Then if things couldn’t get worse, I ended up tripping over my husband’s dog who typically isn’t in the house.  That put me back on the couch with my leg extended, a walker to get around, and a wheelchair.  I’m getting much better. That’s good news, but I can’t walk long distances, squat, or lift anything heavy.

Over the last five or six months, I’ve had to depend on precious Sister Fillies, Pam and Linda, to format and post most of my blogs, as I can’t sit in a chair for any length of time. Thanks to the love and caring of all of the Fillies, I think I’m getting better, but not there yet.

Now for the good news, no knee replacement just continue with shots in my knee and pain meds, which I don’t take anymore than is necessary, and keeping my knee resting on pillows. I’ve never conquered using my laptop on my lap: so,  I’m therefore resorting to my iPad to keep up with things.

This is all leading up to there’s definitely a time for everything.  After 12 years and 221 blogs as a Filly, I’m leaving the corral.  I’m not leaving Petticoats and Pistols, just going out to pasture, so I can get better; and, help my husband who has macular degeneration. He’s very close to having to stop driving.  Family first! That’s my moto.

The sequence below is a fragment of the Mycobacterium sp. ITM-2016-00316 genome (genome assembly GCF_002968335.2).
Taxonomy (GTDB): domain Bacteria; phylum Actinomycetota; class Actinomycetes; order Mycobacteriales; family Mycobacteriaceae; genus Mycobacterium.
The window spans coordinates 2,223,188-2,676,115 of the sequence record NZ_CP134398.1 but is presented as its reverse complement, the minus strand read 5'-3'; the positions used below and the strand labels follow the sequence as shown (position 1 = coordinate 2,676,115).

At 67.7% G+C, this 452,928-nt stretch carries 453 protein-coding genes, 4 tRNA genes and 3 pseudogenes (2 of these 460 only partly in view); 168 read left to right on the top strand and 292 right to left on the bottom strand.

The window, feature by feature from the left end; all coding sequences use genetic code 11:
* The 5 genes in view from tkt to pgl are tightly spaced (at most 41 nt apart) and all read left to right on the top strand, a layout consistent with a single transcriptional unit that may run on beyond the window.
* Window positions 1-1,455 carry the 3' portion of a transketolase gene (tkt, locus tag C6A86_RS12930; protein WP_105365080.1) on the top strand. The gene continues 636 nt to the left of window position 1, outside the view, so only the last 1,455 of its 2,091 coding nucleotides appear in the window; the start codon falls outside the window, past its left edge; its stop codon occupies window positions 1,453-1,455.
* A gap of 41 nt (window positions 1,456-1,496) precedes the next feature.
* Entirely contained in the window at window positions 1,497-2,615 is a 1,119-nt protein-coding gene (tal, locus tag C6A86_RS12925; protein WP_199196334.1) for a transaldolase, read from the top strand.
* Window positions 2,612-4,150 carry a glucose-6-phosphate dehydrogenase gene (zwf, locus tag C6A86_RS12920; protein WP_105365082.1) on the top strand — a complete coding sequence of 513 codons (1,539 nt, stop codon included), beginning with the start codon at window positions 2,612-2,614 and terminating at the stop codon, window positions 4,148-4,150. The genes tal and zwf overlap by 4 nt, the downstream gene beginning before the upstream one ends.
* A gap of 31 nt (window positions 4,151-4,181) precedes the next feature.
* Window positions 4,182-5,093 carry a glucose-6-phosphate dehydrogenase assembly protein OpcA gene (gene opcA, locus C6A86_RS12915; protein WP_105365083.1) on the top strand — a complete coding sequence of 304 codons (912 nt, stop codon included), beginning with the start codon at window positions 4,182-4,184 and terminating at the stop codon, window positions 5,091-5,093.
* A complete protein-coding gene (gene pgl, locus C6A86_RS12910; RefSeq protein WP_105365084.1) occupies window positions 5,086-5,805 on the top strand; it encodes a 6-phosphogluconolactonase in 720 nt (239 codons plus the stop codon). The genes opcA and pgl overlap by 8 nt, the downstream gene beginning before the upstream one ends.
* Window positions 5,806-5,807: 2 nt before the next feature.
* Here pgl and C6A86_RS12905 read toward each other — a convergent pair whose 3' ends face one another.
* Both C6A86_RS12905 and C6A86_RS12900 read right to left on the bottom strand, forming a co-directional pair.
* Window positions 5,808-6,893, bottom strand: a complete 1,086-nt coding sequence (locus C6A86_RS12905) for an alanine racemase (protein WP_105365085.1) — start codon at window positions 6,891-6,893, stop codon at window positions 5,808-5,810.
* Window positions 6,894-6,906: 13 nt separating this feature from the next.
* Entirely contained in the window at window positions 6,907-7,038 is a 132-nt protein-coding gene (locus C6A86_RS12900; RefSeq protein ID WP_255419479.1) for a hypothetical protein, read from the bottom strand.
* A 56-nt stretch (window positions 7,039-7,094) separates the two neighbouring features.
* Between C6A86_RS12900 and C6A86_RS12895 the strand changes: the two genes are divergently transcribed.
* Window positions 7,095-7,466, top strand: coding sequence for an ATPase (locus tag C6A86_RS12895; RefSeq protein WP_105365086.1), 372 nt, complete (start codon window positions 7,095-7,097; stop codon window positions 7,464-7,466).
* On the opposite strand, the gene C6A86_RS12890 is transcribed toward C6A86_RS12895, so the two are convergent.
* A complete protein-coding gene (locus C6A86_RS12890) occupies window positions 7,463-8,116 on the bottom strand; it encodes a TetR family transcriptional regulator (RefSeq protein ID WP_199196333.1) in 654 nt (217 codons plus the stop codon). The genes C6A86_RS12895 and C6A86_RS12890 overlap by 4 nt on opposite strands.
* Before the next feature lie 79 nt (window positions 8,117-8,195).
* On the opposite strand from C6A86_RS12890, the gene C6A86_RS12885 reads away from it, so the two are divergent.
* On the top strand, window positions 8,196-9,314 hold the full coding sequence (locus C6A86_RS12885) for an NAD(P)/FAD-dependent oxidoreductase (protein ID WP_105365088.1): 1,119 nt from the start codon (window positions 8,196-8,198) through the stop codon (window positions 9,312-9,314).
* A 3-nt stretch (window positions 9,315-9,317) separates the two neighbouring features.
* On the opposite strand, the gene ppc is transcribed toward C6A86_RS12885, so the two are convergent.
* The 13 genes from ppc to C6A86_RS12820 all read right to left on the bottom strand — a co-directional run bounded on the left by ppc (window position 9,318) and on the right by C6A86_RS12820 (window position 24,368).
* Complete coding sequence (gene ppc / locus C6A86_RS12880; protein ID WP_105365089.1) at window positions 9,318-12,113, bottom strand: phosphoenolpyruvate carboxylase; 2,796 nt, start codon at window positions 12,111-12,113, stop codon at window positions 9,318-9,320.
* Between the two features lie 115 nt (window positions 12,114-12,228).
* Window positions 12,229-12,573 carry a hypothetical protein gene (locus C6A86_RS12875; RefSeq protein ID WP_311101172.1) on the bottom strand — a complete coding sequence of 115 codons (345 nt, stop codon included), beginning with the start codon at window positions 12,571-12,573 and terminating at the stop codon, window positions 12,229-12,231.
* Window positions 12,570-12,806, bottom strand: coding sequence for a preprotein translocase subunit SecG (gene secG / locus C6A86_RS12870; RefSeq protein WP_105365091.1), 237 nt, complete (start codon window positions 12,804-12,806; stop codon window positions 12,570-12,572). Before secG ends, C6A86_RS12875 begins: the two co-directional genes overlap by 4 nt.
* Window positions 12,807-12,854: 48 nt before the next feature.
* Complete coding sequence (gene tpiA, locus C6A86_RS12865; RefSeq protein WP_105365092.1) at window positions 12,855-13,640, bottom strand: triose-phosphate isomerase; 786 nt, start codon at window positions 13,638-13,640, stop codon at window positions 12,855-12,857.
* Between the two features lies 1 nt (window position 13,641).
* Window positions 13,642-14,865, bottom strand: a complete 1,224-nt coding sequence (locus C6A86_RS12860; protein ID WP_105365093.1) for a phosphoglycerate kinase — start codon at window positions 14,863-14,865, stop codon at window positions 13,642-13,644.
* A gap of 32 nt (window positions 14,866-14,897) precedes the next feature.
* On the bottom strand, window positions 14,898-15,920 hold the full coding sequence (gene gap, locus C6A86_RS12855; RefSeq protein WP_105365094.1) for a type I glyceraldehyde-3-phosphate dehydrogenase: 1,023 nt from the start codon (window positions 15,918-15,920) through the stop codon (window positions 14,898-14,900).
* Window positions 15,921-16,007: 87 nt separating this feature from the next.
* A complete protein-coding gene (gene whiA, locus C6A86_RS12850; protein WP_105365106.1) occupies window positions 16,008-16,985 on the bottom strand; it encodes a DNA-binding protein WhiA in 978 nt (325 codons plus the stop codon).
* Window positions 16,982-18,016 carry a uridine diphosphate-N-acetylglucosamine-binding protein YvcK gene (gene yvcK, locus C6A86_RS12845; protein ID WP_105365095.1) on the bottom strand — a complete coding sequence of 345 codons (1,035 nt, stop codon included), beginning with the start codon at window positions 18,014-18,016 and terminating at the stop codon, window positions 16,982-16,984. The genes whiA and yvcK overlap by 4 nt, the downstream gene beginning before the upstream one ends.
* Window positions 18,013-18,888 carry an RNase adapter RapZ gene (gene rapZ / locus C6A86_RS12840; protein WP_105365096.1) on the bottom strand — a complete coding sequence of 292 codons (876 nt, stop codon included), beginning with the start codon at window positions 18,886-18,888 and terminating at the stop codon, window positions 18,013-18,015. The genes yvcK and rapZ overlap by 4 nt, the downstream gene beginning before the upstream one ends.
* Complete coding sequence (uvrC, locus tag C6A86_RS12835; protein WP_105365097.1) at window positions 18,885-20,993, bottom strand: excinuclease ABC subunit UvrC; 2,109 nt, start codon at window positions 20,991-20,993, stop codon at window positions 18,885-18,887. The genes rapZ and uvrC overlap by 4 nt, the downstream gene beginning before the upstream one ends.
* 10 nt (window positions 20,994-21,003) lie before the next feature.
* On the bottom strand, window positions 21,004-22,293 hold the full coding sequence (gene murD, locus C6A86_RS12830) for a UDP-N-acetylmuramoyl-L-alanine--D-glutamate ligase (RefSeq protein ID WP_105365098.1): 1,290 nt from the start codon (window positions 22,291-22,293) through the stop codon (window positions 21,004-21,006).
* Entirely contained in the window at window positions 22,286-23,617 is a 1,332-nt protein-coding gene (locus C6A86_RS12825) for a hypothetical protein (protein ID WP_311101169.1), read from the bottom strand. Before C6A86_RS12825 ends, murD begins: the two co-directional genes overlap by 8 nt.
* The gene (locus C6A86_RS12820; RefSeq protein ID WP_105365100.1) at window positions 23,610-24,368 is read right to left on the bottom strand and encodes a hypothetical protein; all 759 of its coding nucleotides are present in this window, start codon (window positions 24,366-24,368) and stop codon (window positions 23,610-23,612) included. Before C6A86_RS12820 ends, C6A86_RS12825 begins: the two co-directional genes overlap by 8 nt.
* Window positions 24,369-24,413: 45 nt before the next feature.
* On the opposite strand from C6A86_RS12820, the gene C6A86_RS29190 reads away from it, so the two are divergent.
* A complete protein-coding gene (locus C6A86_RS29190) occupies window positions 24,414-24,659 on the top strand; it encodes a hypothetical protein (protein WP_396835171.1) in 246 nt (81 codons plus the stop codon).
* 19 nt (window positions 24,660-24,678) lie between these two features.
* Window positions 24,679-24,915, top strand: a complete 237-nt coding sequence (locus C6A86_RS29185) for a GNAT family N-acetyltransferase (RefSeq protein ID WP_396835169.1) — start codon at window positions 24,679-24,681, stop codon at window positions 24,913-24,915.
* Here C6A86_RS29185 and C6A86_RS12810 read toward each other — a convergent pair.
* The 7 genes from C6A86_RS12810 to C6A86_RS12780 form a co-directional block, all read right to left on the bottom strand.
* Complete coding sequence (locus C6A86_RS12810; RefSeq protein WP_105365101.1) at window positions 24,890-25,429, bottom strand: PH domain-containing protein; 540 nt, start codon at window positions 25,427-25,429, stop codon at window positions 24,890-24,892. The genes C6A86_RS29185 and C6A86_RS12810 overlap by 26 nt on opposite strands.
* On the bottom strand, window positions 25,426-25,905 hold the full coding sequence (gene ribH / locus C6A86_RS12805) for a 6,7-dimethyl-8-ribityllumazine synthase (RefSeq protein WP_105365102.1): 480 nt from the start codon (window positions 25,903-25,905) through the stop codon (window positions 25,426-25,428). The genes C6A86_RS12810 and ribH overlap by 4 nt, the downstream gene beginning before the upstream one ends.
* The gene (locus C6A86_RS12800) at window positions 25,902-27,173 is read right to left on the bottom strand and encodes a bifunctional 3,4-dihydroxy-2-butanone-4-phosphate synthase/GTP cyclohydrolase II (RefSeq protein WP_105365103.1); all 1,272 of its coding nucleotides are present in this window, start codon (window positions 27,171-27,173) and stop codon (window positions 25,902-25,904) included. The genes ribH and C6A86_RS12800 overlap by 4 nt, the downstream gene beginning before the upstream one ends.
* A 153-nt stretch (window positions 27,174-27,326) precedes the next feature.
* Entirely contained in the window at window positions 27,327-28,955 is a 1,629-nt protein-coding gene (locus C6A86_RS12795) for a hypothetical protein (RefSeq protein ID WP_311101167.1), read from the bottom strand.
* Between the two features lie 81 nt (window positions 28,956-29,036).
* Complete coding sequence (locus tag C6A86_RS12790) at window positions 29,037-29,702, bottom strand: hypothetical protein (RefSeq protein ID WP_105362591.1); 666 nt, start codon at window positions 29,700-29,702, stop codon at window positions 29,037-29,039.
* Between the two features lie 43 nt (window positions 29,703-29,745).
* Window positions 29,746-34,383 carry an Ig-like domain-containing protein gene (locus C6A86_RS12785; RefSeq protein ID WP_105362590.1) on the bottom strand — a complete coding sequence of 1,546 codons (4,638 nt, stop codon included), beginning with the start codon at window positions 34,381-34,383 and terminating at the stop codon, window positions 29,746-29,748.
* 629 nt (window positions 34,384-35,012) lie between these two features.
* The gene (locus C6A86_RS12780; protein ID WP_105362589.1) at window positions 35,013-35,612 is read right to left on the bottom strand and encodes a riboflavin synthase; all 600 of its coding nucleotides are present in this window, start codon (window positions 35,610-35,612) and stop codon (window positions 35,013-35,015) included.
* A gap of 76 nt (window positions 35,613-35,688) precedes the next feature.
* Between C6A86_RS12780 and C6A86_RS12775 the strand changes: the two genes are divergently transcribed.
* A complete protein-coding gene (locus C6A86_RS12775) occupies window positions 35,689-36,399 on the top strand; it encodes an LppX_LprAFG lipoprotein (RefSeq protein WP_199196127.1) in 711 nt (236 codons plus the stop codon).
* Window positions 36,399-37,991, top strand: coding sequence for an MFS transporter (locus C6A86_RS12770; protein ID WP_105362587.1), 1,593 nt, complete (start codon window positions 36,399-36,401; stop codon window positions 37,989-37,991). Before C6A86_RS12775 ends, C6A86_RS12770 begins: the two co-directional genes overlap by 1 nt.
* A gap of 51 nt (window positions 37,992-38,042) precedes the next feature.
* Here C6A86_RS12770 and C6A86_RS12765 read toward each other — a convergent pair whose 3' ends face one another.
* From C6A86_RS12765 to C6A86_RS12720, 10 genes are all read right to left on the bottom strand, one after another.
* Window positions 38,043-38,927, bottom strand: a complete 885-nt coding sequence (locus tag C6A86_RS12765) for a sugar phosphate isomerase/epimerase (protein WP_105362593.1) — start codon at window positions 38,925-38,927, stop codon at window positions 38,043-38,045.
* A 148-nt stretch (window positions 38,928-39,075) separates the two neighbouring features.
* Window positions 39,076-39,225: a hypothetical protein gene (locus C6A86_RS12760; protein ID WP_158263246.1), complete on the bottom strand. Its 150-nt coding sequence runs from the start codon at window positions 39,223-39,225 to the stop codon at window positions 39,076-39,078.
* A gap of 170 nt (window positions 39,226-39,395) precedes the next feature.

The good news, I’ll still do periodic guest blogs, as well as being able to help any of the other Fillies who needs a fill in.  That’ll take a little pressure off of everyone.  You’ll love the new Filly who is taking my regular blog spot.  Watch for her announcement…you’ll be as excited to have her as we are.

Oh by the way, the Fillies found me a blanket, so I won’t get cold in winter and a computer, so I can keep up on the news while out in the pasture.

My blessings and much love to each of our readers.  And, as they’d say in the Old West “Happy Trails to you until we meet again.”


To three lucky winners, I’m giving away your choice of any of my books.



Keeping Cool in the Old West

I lived in Nevada desert without benefit of air conditioning for 22 years. We lived on a generator and since we didn’t run the gen during the heat of the day, there was no way to cool down the house. We lived in the northern part of the state, so the hot, hot weather only lasted for three to four months and then it was time to get ready for the cold, cold months. I loved that house, and our isolation, but summer months could be trying.